The central 160 bits of data are dedicated to the 64 bit physical address of the data-word on the DVD itself and the next 64 bits are assigned to a TIRIS transponder code-word. The final 32 bits, shown for illustrative purposes only, may comprise a 32 bit code used in a decryption scheme if applicable, i.e. if the codeword and/or the predetermined address are encrypted by the transponder, the transponder may send an up to 32 bit decryption scheme with the encrypted codeword and/or predetermined address with which to allow the interrogator to decrypt. Continuing with this example, the last 64 bits (as shown in FIG. 1) could be reserved to contain post-manufactured rewritable data, such as the run/elapsed viewing time counter to count the number of times the media has been played or used, i.e. to enable pay-per-view pricing, or limit the number of authorized runs for a run-specific pricing, and also store the number of "write" cycles. More advanced readers could make use of these bits to provide remotely controlled polling capability, as the tracking of media usage moves away from broadcast only based viewing measurement organizations such as Nielson, as well as theater ticket sales. Additionally, real-time usage data, trends from the transaction audit trail created by this system, would enable the user real-time Nielson like rating for feedback to the content owners, retailers OEMs etc. The player with the TIRIS system can be polled real-time (through the two-way communication link of the network card) to provide appropriate advertising feeds to that target audience. This is an extra benefit to the advertisers for product branding, promotions, etc.

An additional feature for the DVD or media player owner would be to utilize the TIRIS transponder information along with media based information to create a personal media content library management function.

To further protect the integrity of the security scheme, the TIRIS reader/interrogator function and the matching process must be completed internally i.e. on the internal communications bus of the interrogation IC. The Motion Pictures Expert Group (MPEG) decoder could also be located within the intelligence of the media player as well, so that attempts to break the code and to defeat the protection would be extremely difficult. Integration of the TIRIS interrogator/reader and MPEG decoder on a single IC chip is highly desirable since such configurations would help assure copyright protection.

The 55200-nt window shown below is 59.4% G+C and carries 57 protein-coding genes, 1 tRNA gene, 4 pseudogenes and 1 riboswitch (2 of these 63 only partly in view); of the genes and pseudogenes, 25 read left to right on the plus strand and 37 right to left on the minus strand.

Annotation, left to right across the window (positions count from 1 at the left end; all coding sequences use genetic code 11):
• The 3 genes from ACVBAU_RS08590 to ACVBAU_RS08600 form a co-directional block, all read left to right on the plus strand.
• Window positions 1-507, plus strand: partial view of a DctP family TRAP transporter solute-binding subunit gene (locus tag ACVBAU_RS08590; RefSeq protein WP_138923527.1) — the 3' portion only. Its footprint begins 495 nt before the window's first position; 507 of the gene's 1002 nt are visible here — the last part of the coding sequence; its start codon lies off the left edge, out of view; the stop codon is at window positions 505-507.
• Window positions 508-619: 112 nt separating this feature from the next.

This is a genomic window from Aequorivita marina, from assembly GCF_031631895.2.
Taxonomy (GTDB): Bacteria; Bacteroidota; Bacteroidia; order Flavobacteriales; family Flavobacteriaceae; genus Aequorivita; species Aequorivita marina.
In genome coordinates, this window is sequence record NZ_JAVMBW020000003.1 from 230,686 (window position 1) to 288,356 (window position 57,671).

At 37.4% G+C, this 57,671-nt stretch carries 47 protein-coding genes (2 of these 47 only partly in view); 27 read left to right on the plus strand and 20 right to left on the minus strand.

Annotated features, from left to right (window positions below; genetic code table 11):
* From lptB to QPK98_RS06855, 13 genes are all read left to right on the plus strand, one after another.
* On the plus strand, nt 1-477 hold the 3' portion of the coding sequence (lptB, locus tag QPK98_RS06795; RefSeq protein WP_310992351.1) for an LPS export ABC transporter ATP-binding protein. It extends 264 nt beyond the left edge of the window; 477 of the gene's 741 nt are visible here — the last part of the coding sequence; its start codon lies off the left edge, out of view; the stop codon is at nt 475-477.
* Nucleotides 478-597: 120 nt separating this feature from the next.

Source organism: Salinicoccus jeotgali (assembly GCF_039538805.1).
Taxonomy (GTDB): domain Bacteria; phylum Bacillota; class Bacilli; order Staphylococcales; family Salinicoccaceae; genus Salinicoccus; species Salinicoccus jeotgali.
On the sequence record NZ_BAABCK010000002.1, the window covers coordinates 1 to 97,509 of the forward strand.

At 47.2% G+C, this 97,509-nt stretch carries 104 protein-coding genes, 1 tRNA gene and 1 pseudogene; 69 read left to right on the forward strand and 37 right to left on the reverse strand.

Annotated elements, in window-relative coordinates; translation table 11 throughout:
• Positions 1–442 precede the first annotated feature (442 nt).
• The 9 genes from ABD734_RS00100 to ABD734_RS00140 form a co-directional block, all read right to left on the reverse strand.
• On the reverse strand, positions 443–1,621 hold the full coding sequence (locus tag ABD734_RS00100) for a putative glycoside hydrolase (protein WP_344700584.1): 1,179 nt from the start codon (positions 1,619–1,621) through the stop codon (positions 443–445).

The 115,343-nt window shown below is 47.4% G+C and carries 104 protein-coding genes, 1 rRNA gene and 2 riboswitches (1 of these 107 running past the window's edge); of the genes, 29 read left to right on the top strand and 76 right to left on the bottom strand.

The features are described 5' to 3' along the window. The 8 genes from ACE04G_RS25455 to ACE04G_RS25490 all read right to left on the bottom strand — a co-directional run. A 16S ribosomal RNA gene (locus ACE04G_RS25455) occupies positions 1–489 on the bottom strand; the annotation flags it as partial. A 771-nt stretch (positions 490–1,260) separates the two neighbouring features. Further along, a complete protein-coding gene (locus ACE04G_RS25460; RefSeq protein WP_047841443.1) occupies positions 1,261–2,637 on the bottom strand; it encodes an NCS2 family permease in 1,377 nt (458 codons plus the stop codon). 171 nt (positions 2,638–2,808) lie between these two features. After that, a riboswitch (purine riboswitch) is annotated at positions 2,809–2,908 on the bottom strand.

In the event of a successful authentication, the usage and other user-bit counters, and the writable elements of the transponder can be accessible in the value chain, such as retailers, resellers, end-users and content providers or their agents, i.e. intellectual property/royalty collection third parties or agents, etc. In the event of a "branded" content non-match of authenticity, the DVD player could indicate detection of an "unauthorized program copy". The TIRIS reader then would switch to a prerecorded copyright warning/notice location, possibly stored as an on screen display (OSD) message.

For high end applications i.e. using read/write, multipage transponder, inventory control, logistic and retail management functionality is possible, with implementation benefiting retailers, equipment manufacturers (hardware OEMs), resellers and redistributors also a reality. The "prelocated origin data" such as the date/place of manufacture, edition/catalogue numbers, may be embedded and encrypted into the DVD to provide excellent legacy system over-ride for older already owned legitimate media. The upcoming DVD players are expected to be able to differentiate between various media types.

If the media type is determined to be an earlier type (as in music CDs or CD ROMs), the DVD player/TRIS reader of course would not need to decode an MPEG data stream and therefore would allow normal playback of such material. In the alternative case of an original and genuine non-TIRIScypher DVD media, (i.e. in circulation before TIRIS cypher encrypted material), the player/reader would detect earlier type excluded DVD embedded date-codes and grant a limited number of play accesses. Beyond this number of plays, (tracked with run counter in transponder user-bit data field, see FIG. 1), a trade-in and upgrade message could be displayed for the purchase of conforming media.

This scheme would effectively deliver pirated media material to the copyright owners for further action and allow legitimate owners to have their material conformed, while supplying valuable demographic information to copyright owners. The foregoing combination of hardware, firmware/software sub-system methodology may be referred to as the "TIRIScypher subsystem" for copyright protection of branded content.

The invention outlined below addresses the copyright and secured access protection issues for the DVD, next generation compact/optical disks, which would essentially be storing high value, high quality, digitally compressed content. For the purpose of simplicity, the discussion here is limited to DVD type material only, however, the scope of the invention herein is much broader, which may include other packaged media types with associated players/appliances, as has been outlined in FIG. 2. In addition, the transponder could have read-only or read/write capability, with single or multiple page capacity with the cost constraints and/or system requirements actually defining those parameters.

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Classifications
U.S. Classification705/57, 360/60, G9B/20.002, G9B/23.087, 380/270, 380/203
International ClassificationH04L9/32, G11B27/00, H04B1/59, G11B23/28, G06K19/04, G06F21/00, G11B20/00, G06F1/00
Cooperative ClassificationG11B20/00876, G06K19/04, G11B20/00275, G11B20/00746, G06K19/045, G11B23/286, G06F2211/007, G06F2221/2121, G11B20/00086, G11B20/0071, G06F21/80, G11B20/0021
European ClassificationG06K19/04K2C, G06F21/80, G11B20/00P5, G11B20/00P11B, G11B20/00P10, G11B20/00P13, G11B20/00P5A6B, G06K19/04, G11B20/00P, G11B23/28C